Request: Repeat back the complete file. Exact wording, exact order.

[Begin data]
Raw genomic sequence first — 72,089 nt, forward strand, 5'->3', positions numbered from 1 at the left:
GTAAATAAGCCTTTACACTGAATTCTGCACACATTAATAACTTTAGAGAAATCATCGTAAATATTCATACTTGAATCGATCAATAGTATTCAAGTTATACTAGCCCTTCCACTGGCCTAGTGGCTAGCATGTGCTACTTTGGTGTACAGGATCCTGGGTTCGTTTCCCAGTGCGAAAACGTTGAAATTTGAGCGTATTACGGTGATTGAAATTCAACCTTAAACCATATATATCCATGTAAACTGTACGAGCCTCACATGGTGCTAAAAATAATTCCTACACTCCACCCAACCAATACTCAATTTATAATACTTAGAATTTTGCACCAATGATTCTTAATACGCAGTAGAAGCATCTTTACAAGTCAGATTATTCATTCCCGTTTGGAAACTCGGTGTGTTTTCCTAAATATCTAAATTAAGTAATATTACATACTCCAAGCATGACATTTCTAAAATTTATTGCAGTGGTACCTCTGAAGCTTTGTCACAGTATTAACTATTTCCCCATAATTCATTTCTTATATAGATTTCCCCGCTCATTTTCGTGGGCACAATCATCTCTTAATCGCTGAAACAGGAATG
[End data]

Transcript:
Raw genomic sequence first — 72,089 nt, forward strand, 5'->3', positions numbered from 1 at the left:
GTAAATAAGCCTTTACACTGAATTCTGCACACATTAATAACTTTAGAGAAATCATCGTAAATATTCATACTTGAATCGATCAATAGTATTCAAGTTATACTAGCCCTTCCACTGGCCTAGTGGCTAGCATGTGCTACTTTGGTGTACAGGATCCTGGGTTCGTTTCCCAGTGCGAAAACGTTGAAATTTGAGCGTATTACGGTGATTGAAATTCAACCTTAAACCATATATATCCATGTAAACTGTACGAGCCTCACATGGTGCTAAAAATAATTCCTACACTCCACCCAACCAATACTCAATTTATAATACTTAGAATTTTGCACCAATGATTCTTAATACGCAGTAGAAGCATCTTTACAAGTCAGATTATTCATTCCCGTTTGGAAACTCGGTGTGTTTTCCTAAATATCTAAATTAAGTAATATTACATACTCCAAGCATGACATTTCTAAAATTTATTGCAGTGGTACCTCTGAAGCTTTGTCACAGTATTAACTATTTCCCCATAATTCATTTCTTATATAGATTTCCCCGCTCATTTTCGTGGGCACAATCATCTCTTAATCGCTGAAACAGGAATG